The Saddest Boy in the World
The birthday party of the saddest boy in the world.
Timothy Higgins recalls his entire life on the day of his ninth birthday. He’s constantly thinking about suicide. Written and directed by Jamie Travis, The saddest boy in the world has the same feel of a Wes Anderson film (the director’s world comes to mind right from the first frames of the short), with its microcosm of a perfect life, garishly retro colors and vintage texture. A suffocating perfection that seems to be screaming “Kill yourself!” from every angle of Timothy’s life. A tiny personal drama coated with a very colorful yet deeply dark irony. Timothy, after all, is none other than that sad feeling that accompanied us, at least once, in our early age. Our main character is perhaps what a child never dares to be, the unhappiness that is not usually associated with childhood. This death instinct – or, more tragically, an indifference towards life – can be read on the face of the young protagonist, in his sad eyes that look at the world. In his mind (and maybe in real life too) even his mother seems to suggest that he makes the tragic act. And the red balloons thrown at Timothy echo Albert Lamorisse’s masterpiece The Red Balloon. Lonely children that, indifferent to the fictional therapy of the adult world, still see life as a colorful experience. A butterfly.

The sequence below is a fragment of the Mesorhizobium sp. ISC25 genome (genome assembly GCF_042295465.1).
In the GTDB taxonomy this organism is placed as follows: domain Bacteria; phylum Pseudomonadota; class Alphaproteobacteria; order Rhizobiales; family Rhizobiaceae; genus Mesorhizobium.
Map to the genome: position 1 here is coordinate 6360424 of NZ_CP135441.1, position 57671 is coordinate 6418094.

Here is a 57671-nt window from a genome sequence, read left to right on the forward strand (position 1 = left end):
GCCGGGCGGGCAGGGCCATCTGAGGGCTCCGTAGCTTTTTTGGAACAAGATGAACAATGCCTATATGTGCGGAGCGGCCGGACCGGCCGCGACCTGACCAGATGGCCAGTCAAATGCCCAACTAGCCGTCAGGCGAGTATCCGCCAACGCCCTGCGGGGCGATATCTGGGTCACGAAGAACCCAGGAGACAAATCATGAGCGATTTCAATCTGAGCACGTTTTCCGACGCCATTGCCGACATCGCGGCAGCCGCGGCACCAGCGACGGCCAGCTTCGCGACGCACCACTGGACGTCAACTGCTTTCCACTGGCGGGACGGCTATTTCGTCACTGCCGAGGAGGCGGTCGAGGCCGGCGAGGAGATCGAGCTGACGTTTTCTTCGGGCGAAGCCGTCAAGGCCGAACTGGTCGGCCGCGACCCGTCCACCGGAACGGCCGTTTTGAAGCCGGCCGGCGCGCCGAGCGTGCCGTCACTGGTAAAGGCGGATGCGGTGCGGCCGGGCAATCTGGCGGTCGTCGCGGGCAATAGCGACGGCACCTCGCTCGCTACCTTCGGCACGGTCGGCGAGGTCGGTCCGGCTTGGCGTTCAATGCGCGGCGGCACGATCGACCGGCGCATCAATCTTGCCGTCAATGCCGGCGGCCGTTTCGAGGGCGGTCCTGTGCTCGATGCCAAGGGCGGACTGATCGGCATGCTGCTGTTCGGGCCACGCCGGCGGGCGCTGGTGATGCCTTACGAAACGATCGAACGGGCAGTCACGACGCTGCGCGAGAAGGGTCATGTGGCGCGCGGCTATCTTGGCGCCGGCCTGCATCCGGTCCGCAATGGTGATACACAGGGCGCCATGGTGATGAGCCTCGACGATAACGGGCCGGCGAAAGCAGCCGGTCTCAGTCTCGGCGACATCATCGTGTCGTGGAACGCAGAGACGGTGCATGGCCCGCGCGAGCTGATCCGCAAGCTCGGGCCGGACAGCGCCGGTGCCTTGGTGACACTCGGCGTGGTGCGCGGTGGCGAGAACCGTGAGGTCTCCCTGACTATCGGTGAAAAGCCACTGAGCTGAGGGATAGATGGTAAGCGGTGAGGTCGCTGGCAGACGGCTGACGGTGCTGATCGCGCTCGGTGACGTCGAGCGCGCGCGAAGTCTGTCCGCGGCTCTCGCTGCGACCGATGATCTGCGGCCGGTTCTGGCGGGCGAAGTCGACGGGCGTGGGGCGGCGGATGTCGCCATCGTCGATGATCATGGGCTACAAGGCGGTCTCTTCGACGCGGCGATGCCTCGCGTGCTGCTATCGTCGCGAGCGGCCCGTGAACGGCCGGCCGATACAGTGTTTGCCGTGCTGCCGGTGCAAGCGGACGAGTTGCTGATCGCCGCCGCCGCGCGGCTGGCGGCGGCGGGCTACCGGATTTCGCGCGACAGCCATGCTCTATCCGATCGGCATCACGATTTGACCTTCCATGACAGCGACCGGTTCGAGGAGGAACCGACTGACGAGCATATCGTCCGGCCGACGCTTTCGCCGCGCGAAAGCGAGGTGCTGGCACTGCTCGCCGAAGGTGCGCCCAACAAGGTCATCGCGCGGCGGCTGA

Andreina Di Sanzocomments powered by Disqus